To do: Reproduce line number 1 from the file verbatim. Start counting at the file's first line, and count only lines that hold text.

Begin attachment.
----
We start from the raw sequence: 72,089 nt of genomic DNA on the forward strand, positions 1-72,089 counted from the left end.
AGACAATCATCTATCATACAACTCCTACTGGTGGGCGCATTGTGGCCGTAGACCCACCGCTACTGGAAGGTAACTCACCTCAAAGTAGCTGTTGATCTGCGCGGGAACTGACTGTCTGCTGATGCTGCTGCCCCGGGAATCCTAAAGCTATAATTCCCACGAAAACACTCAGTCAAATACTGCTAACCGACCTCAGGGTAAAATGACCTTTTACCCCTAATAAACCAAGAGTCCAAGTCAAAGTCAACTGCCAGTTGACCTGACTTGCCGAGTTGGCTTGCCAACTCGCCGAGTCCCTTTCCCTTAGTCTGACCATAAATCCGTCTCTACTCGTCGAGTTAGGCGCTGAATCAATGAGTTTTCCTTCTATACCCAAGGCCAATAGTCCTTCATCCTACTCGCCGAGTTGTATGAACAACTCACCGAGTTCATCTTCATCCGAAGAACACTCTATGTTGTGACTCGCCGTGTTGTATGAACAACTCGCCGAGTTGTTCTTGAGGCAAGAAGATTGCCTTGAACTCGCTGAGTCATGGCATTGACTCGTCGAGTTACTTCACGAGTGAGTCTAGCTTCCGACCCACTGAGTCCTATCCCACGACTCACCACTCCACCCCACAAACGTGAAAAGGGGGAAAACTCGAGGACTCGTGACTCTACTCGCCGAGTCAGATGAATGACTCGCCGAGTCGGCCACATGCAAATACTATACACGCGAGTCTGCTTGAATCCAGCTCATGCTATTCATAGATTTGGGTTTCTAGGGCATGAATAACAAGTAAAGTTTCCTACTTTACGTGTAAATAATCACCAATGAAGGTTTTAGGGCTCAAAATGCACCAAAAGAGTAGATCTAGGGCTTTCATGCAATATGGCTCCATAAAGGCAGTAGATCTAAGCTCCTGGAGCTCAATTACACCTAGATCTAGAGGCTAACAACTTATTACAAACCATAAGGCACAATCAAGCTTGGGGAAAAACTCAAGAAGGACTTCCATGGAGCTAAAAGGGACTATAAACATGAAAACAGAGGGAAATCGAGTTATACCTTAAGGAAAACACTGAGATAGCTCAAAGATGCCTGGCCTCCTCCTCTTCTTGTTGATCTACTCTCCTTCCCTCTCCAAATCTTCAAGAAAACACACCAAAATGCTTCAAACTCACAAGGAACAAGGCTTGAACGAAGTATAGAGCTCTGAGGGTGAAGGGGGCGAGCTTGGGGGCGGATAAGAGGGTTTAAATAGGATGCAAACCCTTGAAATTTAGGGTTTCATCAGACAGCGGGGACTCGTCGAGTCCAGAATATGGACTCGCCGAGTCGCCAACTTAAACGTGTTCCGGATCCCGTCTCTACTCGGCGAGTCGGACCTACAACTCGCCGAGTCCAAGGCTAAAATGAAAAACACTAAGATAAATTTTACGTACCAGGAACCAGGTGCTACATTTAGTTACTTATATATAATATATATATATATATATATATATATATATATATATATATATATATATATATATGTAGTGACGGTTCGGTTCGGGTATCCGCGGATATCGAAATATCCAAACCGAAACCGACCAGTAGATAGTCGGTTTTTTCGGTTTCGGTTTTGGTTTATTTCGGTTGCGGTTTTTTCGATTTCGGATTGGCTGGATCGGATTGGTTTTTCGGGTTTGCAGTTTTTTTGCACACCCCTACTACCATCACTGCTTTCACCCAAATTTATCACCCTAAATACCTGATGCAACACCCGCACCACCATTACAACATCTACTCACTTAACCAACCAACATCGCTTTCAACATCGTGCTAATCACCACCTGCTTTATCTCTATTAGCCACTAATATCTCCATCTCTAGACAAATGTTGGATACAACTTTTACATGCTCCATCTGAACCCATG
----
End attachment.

We start from the raw sequence: 72,089 nt of genomic DNA on the forward strand, positions 1-72,089 counted from the left end.